Barrett declines to say if Trump can pardon himself

Supreme Court nominee Amy Coney Barrett declined to say on Tuesday if President TrumpDonald TrumpEx-DOJ official Rosenstein says he was not aware of subpoena targeting Democrats: report Ex-Biden adviser says Birx told him she hoped election turned out 'a certain way' Cheney rips Arizona election audit: 'It is an effort to subvert democracy' MORE can pardon himself or if he should be required to disclose his debts.  

"That would be a legal question. That would be a constitutional question and so in keeping with my obligation not to give hints, previews or forecasts of how I would resolve the case, that's not one I can answer," Barrett told Sen. Cory BookerCory BookerTeen who filmed Floyd murder awarded honorary Pulitzer Senate confirms first Muslim American federal judge Police reform negotiations enter crucial stretch MORE (D-N.J.), who asked if she believed Trump is able to pardon himself for any past or future crimes.  

Trump said in 2018 that he had an "absolute right" to pardon himself, a statement that Senate Majority Leader Mitch McConnellAddison (Mitch) Mitchell McConnellMaher goes after Manchin: 'Most powerful Republican in the Senate' Supreme Court confounding its partisan critics Why the Democrats need Joe Manchin MORE (R-Ky.) and then-House Speaker Paul RyanPaul Davis RyanZaid Jilani: Paul Ryan worried about culture war distracting from issues 'that really concern him' The Memo: Marjorie Taylor Greene exposes GOP establishment's lack of power The Hill's 12:30 Report - Senators back in session after late-night hold-up MORE (R-Wis.) distanced themselves from at the time.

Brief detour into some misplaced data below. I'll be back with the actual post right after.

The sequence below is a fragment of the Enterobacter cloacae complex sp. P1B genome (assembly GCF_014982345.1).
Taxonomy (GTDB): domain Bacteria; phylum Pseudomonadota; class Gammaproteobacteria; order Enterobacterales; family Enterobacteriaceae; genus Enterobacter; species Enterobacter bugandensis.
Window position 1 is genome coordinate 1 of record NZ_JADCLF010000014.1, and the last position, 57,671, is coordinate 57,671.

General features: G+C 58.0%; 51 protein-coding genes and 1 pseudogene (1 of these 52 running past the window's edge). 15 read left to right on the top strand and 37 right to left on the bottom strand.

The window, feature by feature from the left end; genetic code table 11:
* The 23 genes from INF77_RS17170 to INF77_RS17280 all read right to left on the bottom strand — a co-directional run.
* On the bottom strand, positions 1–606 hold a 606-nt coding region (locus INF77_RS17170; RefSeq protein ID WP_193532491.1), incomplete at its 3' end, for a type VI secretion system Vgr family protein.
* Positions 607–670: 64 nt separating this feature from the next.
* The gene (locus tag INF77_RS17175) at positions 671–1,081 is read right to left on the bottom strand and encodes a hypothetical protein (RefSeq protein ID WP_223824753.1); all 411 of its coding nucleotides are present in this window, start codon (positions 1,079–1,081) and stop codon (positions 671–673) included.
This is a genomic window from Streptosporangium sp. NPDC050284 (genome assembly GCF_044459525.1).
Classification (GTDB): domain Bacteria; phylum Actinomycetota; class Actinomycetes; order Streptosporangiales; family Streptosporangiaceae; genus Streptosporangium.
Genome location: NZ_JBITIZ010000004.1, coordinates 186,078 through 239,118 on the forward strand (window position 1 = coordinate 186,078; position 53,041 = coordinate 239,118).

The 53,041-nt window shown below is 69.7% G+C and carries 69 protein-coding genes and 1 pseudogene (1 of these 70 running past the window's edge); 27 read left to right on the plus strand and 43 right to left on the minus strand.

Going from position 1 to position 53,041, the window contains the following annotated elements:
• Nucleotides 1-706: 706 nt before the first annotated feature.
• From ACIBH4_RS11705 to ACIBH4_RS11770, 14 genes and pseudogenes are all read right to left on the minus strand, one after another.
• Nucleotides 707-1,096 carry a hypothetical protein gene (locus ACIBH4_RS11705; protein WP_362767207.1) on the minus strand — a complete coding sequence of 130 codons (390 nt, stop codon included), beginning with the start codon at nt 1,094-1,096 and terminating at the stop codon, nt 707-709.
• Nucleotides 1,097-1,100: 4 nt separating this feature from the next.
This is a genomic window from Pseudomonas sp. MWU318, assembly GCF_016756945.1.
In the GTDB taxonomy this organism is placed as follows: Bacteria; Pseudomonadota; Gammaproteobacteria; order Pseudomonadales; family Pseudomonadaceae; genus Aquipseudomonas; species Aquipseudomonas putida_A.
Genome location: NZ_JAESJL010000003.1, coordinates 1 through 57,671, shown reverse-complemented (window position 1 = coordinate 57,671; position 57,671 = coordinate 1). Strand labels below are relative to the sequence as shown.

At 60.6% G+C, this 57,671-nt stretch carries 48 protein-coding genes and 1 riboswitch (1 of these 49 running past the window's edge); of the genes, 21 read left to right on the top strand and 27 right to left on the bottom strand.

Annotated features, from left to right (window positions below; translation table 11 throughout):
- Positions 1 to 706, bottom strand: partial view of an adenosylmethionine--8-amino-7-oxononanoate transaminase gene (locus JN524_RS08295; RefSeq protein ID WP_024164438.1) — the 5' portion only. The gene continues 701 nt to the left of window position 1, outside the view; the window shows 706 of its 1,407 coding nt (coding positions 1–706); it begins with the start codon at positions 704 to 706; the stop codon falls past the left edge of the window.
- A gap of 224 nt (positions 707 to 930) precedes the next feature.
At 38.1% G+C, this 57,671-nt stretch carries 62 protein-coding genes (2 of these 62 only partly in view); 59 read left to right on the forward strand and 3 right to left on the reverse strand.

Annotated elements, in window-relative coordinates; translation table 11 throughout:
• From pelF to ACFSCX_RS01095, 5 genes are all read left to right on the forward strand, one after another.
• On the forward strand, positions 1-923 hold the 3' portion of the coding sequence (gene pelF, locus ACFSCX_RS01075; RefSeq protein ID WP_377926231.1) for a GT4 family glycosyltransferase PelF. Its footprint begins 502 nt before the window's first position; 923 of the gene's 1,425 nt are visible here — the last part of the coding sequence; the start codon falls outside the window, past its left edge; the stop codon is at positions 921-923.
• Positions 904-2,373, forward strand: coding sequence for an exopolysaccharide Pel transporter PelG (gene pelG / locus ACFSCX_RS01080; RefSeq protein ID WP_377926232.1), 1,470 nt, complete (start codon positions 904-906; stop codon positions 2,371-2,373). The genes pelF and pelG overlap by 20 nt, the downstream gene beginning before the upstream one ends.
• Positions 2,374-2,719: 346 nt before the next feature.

At the time of Trump's tweet, the investigation into his 2016 presidential election campaign and Russia's election interference was still ongoing. 

Booker also asked if Barrett believed Trump should disclose his personal debt. A New York Times bombshell report last month found that the president has personal debt exceeding $400 million, most of which is coming due in the next few years. 

Booker's questions, coming several hours into the Judiciary Committee's Q&A, is one of several involving Trump. 

Booker also asked if a president should commit to a peaceful transition of power. 

Barrett initially sidestepped the question, saying that Booker seemed to be "pulling me in a little bit of this question" about if Trump has said he will peacefully hand over power if he loses in next month's election. 


"To the extent that this is a political controversy right now, as a judge I want to stay out of it," she said. 

When Booker asked again if a president should commit themselves to a peaceful transition of power, Barrett called the peaceful handover in the wake of an election "one of the beauties of America."  

"One of the beauties of America from the beginning of the Republic is that we have had peaceful transitions of power and that disappointed voters have accepted the new leaders that come into office," Barrett said. 

"That's not true in every country. And I think that is part of the genius of our Constitution and the good faith and good will of the American people that we haven't had the situations that have arisen in so many other countries where those issues have been present," Barrett added.